Fighting Resumes In Artsakh

Fighting Resumes In Artsakh

One Azerbaijani and two Armenian soldiers were reportedly killed in fighting in Artsakh (Nagorno-Karabakh) that resumed on Wednesday.

Artsakh’s Defense Army said that its soldiers died as a result of Azerbaijani drone attacks which also left 14 other Artsakh servicemen wounded.

In a statement, the army said that Azerbaijani forces also used mortars and grenade launchers to strike its frontline positions as well as one of its bases two days after trying unsuccessfully to advance into western Artsakh.

Russian peacekeeping forces are “taking measures to stabilize the situation,” added the statement.

Arayik Harutiunian, the Artsakh president, ordered, meanwhile, a “partial mobilization” of army reservists.

The Azerbaijani Defense Ministry said earlier in the day that one of its soldiers was killed when its positions in the Lachin district west of Artsakh came under “intensive” fire in the morning. Azerbaijan’s Foreign Ministry afterwards blamed Armenia for the fighting, saying that Yerevan has not withdrawn its troops from Artsakh in breach of the Russian-brokered ceasefire that stopped the 2020 Armenian-Azerbaijani war.

Armenian Foreign Minister Ararat Mirzoyan put the blame on the Azerbaijani side during a meeting with Andrzej Kasprzyk, head of a small OSCE mission monitoring the ceasefire regime in the Artsakh conflict zone. Mirzoyan accused Baku of “arbitrary interpretation” of the truce accord and attempts to “destabilize the situation.”

The Artsakh foreign ministry likewise condemned the “new wave of Azerbaijan’s aggressive actions against Artsakh.” It also said: “The Armenians of Artsakh are steadfast and determined to live freely and independently in their land and overcome all difficulties in a dignified manner.”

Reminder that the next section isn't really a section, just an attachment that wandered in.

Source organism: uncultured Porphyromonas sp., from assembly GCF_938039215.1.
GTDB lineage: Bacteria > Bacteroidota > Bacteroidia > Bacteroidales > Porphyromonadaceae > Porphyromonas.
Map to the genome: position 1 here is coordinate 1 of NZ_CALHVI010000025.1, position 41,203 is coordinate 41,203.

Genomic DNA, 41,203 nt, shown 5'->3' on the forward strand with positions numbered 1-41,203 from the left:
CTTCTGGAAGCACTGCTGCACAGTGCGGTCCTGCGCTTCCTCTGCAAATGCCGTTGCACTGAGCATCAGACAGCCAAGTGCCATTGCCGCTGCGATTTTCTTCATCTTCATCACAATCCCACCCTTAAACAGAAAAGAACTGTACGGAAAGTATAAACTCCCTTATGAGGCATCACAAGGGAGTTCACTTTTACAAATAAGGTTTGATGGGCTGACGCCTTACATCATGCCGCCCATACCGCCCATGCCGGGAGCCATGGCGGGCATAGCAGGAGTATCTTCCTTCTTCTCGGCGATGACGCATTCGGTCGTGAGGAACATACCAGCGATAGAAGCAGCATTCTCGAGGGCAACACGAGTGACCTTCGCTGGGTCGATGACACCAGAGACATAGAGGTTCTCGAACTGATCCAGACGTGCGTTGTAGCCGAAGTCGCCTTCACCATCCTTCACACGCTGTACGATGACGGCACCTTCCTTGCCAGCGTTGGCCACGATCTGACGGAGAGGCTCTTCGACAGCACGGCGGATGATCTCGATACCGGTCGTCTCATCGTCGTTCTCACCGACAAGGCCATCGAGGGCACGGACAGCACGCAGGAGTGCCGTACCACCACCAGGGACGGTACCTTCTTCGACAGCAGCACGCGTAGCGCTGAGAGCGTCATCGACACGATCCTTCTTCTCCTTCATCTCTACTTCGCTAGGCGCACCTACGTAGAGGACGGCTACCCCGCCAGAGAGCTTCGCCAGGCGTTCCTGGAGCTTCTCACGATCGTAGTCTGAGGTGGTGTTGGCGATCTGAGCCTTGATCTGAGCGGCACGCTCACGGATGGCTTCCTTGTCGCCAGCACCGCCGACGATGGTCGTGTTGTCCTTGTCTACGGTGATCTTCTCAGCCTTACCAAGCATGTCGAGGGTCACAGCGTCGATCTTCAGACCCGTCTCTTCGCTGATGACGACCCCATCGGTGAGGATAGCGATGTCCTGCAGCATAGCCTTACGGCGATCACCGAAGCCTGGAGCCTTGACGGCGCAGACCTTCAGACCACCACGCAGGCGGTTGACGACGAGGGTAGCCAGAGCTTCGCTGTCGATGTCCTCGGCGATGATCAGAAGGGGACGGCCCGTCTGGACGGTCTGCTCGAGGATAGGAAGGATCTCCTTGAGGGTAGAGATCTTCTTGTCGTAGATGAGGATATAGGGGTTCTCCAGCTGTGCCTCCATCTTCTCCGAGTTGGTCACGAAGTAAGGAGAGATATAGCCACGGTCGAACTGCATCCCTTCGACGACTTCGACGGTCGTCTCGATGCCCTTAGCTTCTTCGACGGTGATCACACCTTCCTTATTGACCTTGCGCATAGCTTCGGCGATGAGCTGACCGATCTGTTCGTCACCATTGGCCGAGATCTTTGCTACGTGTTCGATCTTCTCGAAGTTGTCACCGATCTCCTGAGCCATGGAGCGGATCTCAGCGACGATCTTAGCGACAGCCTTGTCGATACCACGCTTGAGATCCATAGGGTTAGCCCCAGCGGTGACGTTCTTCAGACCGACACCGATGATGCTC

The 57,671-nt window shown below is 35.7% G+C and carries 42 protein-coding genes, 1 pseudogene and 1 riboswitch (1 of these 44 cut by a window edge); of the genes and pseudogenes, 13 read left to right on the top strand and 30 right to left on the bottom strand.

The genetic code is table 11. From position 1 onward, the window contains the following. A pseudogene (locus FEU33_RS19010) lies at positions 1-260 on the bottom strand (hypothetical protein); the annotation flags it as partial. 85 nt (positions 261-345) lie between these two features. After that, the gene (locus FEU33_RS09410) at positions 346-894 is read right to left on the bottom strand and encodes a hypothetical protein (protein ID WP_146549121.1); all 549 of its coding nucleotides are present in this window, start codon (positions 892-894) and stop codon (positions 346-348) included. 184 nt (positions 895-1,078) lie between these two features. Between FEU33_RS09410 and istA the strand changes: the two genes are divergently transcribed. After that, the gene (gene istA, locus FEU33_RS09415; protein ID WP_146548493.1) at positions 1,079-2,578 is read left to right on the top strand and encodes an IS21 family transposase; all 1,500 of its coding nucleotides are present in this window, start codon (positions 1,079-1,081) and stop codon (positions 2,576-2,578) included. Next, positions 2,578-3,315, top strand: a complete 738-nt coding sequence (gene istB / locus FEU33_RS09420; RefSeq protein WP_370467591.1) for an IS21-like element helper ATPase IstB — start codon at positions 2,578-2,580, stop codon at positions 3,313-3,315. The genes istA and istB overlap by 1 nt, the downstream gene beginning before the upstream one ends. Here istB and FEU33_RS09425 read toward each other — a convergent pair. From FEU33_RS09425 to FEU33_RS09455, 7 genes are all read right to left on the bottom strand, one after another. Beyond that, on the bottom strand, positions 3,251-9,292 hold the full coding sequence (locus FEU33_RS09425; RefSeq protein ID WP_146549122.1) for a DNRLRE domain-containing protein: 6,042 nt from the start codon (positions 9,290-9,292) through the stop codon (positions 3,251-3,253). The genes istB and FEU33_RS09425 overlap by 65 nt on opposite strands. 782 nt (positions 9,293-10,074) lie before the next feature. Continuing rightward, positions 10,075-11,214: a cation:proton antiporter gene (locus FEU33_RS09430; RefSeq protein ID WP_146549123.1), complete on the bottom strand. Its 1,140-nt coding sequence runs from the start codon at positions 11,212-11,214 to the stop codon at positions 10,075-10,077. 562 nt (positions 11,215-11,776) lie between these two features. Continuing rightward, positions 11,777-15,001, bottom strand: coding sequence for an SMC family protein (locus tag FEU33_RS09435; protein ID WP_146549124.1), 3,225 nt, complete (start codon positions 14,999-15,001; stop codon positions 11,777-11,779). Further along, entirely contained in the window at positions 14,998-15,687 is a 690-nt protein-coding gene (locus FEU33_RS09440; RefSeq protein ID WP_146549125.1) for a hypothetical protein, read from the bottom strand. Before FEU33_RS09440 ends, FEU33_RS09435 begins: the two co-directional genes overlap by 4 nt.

Artsakh’s leadership reported on Tuesday that Azerbaijan has demanded the closure of the Lachin corridor serving as the sole overland link between Armenia and Artsakh and said traffic between them must be “organized along a new route in the near future.” Baku did not comment on that information as of Wednesday afternoon.

The secretary of Armenia’s Security Council, Amen Grigorian, dismissed the reported Azerbaijani demand as “not legitimate.” He argued that under the terms of the 2020 truce accord Russia, Azerbaijan and Armenia must work out before 2024 a plan for the construction of a new Armenia-Artsakh road.

“There is no agreed plan at the moment,” Grigorian told the Armenpress news agency.

The Artsakh police said late in the afternoon that the existing highway connecting Armenia and Artsakh remains open. “Free and safe passage is ensured by the Russian peacekeeping contingent,” it said in a statement.

Russian Defense Minister Sergei Shoigu spoke with his Azerbaijani counterpart Zakir Hasanov by phone late on Tuesday.


Copyright (c)2022 RFE/RL, Inc. Reprinted with the permission of Radio Free Europe/Radio Liberty, 1201 Connecticut Ave NW, Ste 400, Washington DC 20036.